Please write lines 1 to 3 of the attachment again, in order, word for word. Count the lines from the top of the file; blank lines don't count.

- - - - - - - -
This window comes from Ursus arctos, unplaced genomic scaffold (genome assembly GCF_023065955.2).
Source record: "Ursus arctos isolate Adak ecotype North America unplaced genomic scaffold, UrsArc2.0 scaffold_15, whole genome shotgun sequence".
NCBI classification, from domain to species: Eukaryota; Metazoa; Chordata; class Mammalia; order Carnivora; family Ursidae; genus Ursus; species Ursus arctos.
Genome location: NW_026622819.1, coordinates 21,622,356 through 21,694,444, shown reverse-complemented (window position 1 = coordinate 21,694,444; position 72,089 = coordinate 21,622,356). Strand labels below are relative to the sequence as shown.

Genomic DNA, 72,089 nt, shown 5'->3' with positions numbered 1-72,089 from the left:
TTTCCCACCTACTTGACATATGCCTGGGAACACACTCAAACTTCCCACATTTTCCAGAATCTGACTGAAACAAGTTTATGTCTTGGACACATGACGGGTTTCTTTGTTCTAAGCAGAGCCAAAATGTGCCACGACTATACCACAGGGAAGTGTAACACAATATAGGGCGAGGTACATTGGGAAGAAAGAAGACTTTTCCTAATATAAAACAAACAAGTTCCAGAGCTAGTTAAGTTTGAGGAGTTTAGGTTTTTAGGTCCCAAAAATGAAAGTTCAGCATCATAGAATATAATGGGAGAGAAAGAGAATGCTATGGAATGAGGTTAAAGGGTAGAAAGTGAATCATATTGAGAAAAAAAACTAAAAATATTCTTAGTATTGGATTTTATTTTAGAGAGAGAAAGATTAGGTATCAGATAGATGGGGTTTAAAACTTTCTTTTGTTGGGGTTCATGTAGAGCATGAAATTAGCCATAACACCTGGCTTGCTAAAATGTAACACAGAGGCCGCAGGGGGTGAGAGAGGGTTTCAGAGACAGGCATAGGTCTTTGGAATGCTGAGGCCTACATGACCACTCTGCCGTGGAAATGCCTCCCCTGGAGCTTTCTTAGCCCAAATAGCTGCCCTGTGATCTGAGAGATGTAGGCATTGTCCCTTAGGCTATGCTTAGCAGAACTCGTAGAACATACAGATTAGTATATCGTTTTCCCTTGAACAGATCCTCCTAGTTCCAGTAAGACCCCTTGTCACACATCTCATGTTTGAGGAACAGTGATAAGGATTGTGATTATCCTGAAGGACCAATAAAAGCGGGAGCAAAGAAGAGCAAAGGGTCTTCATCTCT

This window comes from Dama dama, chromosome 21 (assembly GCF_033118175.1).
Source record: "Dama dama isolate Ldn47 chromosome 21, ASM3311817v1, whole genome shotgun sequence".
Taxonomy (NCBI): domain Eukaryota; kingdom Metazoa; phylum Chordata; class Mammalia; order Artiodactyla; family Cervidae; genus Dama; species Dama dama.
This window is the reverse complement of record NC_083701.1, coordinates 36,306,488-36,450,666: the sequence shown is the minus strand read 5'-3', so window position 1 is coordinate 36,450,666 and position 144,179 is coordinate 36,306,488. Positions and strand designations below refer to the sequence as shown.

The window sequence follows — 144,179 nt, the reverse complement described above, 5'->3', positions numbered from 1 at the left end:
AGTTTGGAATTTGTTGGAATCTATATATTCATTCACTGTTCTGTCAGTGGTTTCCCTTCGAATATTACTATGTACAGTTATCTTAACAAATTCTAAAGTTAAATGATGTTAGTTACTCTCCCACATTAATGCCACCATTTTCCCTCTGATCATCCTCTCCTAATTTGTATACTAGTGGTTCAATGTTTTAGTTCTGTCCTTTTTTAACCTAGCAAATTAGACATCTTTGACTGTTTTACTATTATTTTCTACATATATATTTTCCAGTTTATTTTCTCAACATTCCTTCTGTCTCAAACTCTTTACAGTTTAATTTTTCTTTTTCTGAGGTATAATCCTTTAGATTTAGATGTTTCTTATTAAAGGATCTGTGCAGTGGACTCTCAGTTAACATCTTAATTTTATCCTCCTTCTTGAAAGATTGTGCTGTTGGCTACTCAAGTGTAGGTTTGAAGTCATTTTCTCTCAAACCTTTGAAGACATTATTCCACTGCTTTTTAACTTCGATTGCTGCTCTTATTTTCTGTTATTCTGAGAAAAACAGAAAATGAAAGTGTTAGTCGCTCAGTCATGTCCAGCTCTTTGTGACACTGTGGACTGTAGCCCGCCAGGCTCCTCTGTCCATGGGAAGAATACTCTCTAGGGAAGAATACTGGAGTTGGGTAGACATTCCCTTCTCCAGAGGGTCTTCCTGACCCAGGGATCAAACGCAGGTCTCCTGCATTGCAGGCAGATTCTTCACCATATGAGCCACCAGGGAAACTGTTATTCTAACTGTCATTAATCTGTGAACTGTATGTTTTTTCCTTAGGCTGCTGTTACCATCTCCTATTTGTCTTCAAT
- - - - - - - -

This window comes from Ursus arctos, unplaced genomic scaffold (genome assembly GCF_023065955.2).
Source record: "Ursus arctos isolate Adak ecotype North America unplaced genomic scaffold, UrsArc2.0 scaffold_15, whole genome shotgun sequence".
NCBI classification, from domain to species: Eukaryota; Metazoa; Chordata; class Mammalia; order Carnivora; family Ursidae; genus Ursus; species Ursus arctos.